For me, the magic of Social Dreaming Matrix is the same exciting and thrilling magic I found in Charlotte Beradt's collection of dreams from the Third Reich period (Beradt, 1968). The challenge is daring to look at dreams, finding something new, even forecasting the future from a present perspective.
There is a great fascination in the dialogue with and between dreams and associations. Reality is intensely coloured, hidden parts of the mosaic of life interconnect, understandings and insights emerge and enlighten us. We are dealing with a link between dream sleep and wakefulness, of cause and effect.
The possibility of deciphering contents and messages from the unconscious layer in dreams and transferring them to the conscious is both nourishing to our way of thinking and critical for our actions.
Yet forecasting, like prophecy, is always uncertain, as the famous proverb claims: “Since the Holy Temple was ruined, prophecy has been given to the fools”. And who wants to be a fool? Furthermore, we are all acquainted with the phenomenon of a “self-fulfilling prophecy”, as we are all “guilty” of projecting our emotions and beliefs on the world around us. We impose our expectations on our environment, and then interpret “reality” accordingly.
In May 2003, millions of Internet users got a refreshing break from the run-of-the-mill
spam that routinely invaded their email in-boxes. Instead of hawking mortgages,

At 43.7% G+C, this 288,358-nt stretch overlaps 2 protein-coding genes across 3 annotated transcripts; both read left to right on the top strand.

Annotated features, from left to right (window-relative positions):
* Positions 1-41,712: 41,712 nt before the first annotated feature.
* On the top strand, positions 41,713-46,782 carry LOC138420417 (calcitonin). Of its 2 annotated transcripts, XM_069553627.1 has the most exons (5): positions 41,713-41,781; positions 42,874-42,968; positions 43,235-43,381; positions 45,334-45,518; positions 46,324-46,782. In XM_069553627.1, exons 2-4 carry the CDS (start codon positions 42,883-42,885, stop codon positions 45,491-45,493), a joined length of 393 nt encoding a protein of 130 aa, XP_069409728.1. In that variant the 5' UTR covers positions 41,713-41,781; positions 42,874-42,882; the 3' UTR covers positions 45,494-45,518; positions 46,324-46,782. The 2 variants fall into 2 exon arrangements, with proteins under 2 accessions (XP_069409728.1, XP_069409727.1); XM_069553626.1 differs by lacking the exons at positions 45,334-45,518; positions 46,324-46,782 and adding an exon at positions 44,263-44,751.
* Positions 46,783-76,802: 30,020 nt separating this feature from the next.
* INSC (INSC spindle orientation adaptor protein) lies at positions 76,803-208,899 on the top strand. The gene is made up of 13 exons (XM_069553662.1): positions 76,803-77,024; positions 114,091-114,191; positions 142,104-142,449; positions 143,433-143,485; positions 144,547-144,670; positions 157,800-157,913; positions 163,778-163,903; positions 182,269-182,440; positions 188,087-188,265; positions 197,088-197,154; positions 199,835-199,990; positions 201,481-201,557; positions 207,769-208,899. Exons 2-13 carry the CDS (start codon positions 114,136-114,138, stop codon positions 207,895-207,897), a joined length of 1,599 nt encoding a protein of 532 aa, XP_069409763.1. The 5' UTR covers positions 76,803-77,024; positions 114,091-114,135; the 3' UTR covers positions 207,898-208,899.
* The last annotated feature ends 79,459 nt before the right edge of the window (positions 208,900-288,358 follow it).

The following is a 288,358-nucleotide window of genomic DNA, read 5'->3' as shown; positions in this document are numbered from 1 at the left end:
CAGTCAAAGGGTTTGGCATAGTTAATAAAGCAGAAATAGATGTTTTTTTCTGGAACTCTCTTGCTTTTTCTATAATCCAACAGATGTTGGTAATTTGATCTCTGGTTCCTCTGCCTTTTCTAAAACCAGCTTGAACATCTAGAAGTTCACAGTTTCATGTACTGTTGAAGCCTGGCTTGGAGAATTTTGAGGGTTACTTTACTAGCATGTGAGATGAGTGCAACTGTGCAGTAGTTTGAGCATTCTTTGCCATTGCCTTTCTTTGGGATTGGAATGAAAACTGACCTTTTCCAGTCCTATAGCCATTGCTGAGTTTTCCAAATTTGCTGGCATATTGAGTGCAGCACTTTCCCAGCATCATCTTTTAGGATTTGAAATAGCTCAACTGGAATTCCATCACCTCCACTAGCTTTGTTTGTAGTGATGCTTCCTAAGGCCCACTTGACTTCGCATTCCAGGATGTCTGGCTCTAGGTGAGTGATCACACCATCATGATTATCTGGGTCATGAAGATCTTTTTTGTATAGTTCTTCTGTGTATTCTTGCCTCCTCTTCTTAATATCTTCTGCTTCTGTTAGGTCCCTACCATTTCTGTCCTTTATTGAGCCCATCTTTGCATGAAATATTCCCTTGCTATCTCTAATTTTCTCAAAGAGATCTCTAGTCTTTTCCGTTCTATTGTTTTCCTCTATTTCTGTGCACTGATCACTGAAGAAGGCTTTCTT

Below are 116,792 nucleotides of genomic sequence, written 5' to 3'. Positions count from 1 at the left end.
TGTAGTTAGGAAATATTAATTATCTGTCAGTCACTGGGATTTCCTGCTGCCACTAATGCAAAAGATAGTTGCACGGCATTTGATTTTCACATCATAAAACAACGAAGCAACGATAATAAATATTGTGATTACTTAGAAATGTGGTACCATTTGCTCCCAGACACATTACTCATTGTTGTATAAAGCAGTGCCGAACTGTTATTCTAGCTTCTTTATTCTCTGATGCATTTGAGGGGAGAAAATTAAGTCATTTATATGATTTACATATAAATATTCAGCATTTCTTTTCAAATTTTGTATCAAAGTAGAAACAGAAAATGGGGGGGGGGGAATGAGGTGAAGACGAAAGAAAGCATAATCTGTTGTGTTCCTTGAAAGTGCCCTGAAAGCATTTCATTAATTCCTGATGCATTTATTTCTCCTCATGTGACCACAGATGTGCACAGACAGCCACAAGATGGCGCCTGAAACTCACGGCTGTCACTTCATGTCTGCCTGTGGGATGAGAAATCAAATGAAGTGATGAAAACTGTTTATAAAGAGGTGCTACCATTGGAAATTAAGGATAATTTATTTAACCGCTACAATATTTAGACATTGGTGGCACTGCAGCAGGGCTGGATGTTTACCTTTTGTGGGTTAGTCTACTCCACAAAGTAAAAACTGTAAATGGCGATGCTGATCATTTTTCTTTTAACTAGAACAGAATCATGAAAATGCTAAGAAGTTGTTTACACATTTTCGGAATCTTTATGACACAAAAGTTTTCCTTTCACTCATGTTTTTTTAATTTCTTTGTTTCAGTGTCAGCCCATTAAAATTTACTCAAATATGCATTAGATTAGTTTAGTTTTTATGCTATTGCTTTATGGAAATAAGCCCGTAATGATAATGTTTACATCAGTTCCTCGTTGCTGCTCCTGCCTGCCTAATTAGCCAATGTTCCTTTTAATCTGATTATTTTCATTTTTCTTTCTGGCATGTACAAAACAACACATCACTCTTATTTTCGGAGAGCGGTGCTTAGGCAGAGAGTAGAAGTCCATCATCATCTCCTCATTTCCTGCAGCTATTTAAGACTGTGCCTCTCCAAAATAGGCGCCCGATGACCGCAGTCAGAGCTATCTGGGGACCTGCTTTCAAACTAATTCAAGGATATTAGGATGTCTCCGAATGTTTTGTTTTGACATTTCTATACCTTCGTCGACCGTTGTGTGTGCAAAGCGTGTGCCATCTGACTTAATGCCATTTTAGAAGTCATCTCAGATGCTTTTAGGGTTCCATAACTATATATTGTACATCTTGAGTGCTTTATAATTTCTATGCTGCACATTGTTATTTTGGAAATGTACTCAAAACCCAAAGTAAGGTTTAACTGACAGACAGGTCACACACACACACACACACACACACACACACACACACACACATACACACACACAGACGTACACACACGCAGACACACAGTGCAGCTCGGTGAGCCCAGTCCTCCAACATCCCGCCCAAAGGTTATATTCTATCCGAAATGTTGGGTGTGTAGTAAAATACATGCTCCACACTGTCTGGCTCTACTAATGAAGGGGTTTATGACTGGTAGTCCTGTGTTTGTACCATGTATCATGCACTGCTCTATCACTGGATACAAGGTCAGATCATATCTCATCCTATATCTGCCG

penis-enlargement pills, or weight-loss products, an email arrived that seemed straight out
of a science-fiction novel.
The message offered $5,000 to any vendor capable of promptly delivering a collection of
far-fetched gadgets for conducting time travel, including an "Acme 5X24 series time
transducing capacitor with built-in temporal displacement" and an "AMD Dimensional Warp
Generator module containing the GRC79 induction motor."
Dave Hill, a software programmer in Iowa, normally deleted a couple dozen junk emails
every day with hardly a glance. But when he received the time-travel solicitation, he hit
the reply button instead. Hill sent the spammer a message saying he could get him what he
wanted. With a little deft photo-editing, Hill created a fake online store with all the
sci-fi items sought by the would-be time-traveler. In July, Hill even shipped an old
hard-drive motor disguised as a "warp generator" to a Massachusetts address provided by the
spammer, who said his name was Bob White.
XHTML stands for the Extensible HyperText Markup Language. HTML 4 was also designed to be extended, albeit much more subtly. In the past few years, there has been a resurging interest in extending
HTML and XHTML. XHTML was originally designed to be extended with other XML elements, in other namespaces. In practice, such extensions have yet to meaningfully materialize on the Web.
Instead, using extension mechanisms introduced in HTML 4, such as the class, id, and rel attributes, web designers, developers, and technologists have been extending the semantics of their HTML and XHTML documents. In the past couple of years, common patterns and conventions have emerged for using these mechanisms. Microformats are an effort to standardize these conventions and are specifically designed for ease of use by web authors and to leverage existing interoperable standards. By doing so, microformats
have enabled the simple sharing of even more semantic content on the Web without having to learn a new language or duplicate content (either in comments or separate files).